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"Are you thirsty ?-your lips are burning,"

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I have a joke on Keen-James Keen, the great oculist, the wise, the infallible, and I trust he will swallow his medicine like a little man when he reads this. It happened in this way.

I was sitting under the trees by the Tennis Court with Ysonde, watching the snow-birds fluttering in the meadow grass, and listening to the robin who, boldly balanced on the tip of his spruce tree, was doing his best. The blue-birds were teaching their young to navigate the air, twittering and tittering at the efforts of their youngsters, a truly frivolous family. The drab-coloured cow had also done her best, and the result was a miniature copy of herself, also an expert cud-chewer.

Billy-Ridiculous Billy, the white-whiskered and malicious, was spread in the low forks of an apple tree, a splendid representation of a disreputable door-mat.

Lynda sat at the bay-window in the Rosebud Inn, embroidering something in white and gold. She also succeeded in doing her best in her own line, which was to look more beautiful every day. I saw Blylock's shadow behind her.

When are they to be married, Ysonde?" I asked for the fiftieth time.

"On the twenty-seventh,-oh, Bobby, it's shocking to keep forgetting-and we 're to be best man and bride's maid, too!"

The sun dazzled my left eye, and I closed it for a second. Then a miraculous thing happened, an everlasting joke on Keen, for, although I had closed my sound eye, and, by rights, should have been blind as a bat, I was nothing of the kind.

My right eye-Ysonde-I can see !-Do you understand? I can see!" I stammered.

Oh, it was glorious-glorious as the joyous wonder in Ysonde's eyes !—it was a miracle. I don't care what Keen says about it having happened before, or about it happening once in ten thousand cases, and I don't care a brass farthing for his subsequent observations concerning the optic nerve, and partial paralysis, and retinas, and things, it was and must remain one of God's miracles, and that is enough for Ysonde and for me. "We will go to the glade and repaint my picture which you erased," said I.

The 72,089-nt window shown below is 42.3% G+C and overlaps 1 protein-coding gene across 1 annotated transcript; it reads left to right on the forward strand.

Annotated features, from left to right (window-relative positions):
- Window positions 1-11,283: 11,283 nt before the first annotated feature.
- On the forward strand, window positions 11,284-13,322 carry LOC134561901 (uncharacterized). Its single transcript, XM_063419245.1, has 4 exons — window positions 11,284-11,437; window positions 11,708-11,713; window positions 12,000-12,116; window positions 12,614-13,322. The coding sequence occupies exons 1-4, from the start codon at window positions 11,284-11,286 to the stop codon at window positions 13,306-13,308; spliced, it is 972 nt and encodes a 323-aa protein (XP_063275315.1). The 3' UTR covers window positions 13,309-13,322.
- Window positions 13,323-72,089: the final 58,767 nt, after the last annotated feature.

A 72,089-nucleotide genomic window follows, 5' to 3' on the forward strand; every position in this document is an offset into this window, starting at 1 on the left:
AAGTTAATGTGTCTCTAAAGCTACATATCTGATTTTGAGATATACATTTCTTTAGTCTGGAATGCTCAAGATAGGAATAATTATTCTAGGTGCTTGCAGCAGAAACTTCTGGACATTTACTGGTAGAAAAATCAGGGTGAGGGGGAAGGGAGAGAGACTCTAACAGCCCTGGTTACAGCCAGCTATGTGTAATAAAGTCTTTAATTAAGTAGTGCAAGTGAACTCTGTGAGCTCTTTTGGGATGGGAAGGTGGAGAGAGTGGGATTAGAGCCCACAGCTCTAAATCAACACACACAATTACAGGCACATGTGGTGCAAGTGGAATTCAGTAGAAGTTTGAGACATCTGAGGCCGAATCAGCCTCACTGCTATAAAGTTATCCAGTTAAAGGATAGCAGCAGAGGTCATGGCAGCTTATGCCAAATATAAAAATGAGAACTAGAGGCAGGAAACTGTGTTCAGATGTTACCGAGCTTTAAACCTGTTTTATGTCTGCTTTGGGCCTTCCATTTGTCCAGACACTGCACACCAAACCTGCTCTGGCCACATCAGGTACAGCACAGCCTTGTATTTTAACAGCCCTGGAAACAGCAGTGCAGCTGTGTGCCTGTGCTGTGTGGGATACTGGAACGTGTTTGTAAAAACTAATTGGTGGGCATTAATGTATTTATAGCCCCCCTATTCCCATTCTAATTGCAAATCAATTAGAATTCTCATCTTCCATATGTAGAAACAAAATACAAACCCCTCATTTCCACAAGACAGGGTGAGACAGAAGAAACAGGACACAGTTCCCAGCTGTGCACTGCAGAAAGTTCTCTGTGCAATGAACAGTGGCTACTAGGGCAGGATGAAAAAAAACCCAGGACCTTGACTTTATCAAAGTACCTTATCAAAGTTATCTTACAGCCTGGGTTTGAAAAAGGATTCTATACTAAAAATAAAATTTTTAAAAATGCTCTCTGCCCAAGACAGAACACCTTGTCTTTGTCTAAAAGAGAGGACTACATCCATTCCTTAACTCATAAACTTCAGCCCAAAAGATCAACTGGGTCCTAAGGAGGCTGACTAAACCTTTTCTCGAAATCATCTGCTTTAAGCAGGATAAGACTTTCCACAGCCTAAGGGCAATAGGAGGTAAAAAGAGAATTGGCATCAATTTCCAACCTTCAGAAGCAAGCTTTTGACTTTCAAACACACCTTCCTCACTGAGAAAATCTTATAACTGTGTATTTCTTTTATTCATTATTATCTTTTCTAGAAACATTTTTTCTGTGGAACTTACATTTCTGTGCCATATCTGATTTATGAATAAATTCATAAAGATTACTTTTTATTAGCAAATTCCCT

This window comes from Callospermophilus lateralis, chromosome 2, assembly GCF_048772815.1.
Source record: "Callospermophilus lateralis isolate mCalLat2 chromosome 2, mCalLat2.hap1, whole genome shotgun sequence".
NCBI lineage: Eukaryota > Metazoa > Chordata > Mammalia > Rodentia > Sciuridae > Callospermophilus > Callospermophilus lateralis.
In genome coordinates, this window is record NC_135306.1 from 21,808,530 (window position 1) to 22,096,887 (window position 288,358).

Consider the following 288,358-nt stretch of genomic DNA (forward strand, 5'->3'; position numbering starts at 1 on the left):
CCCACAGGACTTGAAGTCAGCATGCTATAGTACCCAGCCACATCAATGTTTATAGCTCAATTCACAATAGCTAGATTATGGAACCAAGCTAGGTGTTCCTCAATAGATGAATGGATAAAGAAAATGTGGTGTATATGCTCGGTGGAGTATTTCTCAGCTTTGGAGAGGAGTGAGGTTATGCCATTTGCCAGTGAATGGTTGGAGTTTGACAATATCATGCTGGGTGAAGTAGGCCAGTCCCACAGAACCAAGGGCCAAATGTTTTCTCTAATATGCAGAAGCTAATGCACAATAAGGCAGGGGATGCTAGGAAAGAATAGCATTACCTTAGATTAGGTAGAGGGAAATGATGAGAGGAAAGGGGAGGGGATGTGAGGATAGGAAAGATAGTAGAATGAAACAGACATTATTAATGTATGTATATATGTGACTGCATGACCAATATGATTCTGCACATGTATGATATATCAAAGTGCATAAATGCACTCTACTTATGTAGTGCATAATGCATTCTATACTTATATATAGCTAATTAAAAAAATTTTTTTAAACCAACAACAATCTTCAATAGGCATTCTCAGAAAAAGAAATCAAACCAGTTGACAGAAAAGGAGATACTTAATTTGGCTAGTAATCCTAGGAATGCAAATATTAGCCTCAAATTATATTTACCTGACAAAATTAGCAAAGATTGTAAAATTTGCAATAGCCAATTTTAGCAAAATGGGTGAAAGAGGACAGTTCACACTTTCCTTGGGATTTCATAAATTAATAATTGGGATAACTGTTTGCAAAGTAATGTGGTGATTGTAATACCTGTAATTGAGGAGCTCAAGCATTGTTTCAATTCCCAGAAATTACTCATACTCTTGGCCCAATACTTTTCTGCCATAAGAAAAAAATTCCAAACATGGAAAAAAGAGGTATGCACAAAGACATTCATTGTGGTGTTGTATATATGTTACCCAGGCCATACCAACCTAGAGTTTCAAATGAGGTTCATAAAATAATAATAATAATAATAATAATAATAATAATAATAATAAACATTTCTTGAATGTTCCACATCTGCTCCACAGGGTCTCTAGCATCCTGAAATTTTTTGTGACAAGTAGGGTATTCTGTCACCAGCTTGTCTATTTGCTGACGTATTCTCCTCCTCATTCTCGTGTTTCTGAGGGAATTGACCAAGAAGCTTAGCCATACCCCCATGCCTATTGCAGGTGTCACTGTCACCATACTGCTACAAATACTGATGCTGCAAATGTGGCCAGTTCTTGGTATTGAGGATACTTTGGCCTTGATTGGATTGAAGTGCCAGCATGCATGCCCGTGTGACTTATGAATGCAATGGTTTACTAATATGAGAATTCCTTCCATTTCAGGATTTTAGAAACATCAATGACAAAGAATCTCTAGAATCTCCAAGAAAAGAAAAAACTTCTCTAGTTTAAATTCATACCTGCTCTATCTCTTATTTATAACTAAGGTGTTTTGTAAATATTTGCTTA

She understood and forgave me, for I hardly knew what I was saying.

"Come," she said her eyes were wonderfully sweet, and bluer than the flowering flax around

us.

So, with her hand in mine, we walked up the scented path to the Rosebud Inn, Billy lumbering along behind us, twitching his hoary whiskers.

IN THE NAME OF THE MOST HIGH.

"Il n'est pas nécessaire qu'il y ait de l'amour dans un livre pour nous charmer, mais il est nécessaire qu'il y ait beaucoup de tendresse."

J. JOUBERT.

IN THE NAME OF THE MOST HIGH.

I.

N the third day toward noon the fire slackened; the smoke from the four batteries

ON

on the bluff across the north fork of the river slowly lifted, drifting to the east. The Texas riflemen kept up a pattering fusilade until one o'clock, then their bugles rang "Cease firing," and the echoes of the last sulky shot died out against the cliffs.

Keenan, crouching behind one of his hot guns, could see the Texas sharpshooters retiring to the bluff, little grey shadows in the scrub-oak thicket gliding, flitting like wild hedge-birds toward the nest of cannon above.

"Don't let 'em get away like that!" shouted Douglas, "give it to them in the name of God!"

And Keenan smiled, and sent the Texans a messenger in the name of God-a messenger

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